A British war artist, Arabella Dorman, has created a chandelier shaped installation in the nave of St James’s church in Piccadilly, London, with the help of nearly 700 items salvaged from the beaches and the olive groves belonging to the refugees in the Greek island of Lesbos to highlight the extent of the refugee crisis in the region, especially post Brexit.
"I’ve tried to convey the chaos, the explosion of people’s lives. It’s about the fragility and vulnerability of human beings,” she told the Guardian. "There is a deepening and worsening crisis but it no longer occupies news headlines. People find it easy to turn away and forget – partly because they feel so helpless."
Dorman shipped 1,400 items of clothing in 27 boxes from Lesbos and selected the most compelling pieces for her installation, "Suspended."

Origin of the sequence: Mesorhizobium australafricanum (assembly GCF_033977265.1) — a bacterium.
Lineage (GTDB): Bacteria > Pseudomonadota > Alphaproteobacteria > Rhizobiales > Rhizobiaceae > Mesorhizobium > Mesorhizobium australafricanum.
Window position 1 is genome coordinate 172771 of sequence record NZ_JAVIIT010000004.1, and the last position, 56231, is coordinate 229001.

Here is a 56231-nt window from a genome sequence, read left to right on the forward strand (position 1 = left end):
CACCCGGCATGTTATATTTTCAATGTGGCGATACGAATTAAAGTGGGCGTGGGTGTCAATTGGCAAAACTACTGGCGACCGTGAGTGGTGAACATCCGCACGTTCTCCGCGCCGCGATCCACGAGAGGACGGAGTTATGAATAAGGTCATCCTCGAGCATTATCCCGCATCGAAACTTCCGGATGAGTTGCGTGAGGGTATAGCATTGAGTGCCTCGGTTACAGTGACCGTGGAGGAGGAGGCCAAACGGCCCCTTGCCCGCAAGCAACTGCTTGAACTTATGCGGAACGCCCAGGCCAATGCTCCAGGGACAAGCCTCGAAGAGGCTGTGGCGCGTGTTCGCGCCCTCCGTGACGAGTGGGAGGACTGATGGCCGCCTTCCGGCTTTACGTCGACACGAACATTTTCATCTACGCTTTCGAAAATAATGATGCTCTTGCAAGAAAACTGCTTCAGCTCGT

"Christmas can very easily be bankrupt of meaning," Rev Lucy Winkett, the rector of St James’s said. "So as a church we’re saying there’s no better time to talk about this big issue.
Dorman’s conflict art is drawn from the first-hand experience of working with British forces in Southern Iraq (2006), Afghanistan (2009 – 2014) and more recently, with refugees in Lesbos, Calais & Dunkirk (2015 - 2016), per her website.
"In essence, my work is as much about the hope that can rise from the embers, as it is about the poignancy and pathos of war. It is about sacrifice and remembrance, exile and despair, but it is also about tenacity and faith. My art asks us to consider the courage of soldiers and civilians alike, the fearlessness of young Afghan women determined to seek an education, the plight of the thousands of unaccompanied refugee children today, and the hope that sustains the displaced," Dorman wrote on her website.
In 2015, the church hosted an art installation by Dorman, Flight, which featured a refugee boat salvaged from Greece, the first in the series of her works highlighting the issue of forced displacement across the world.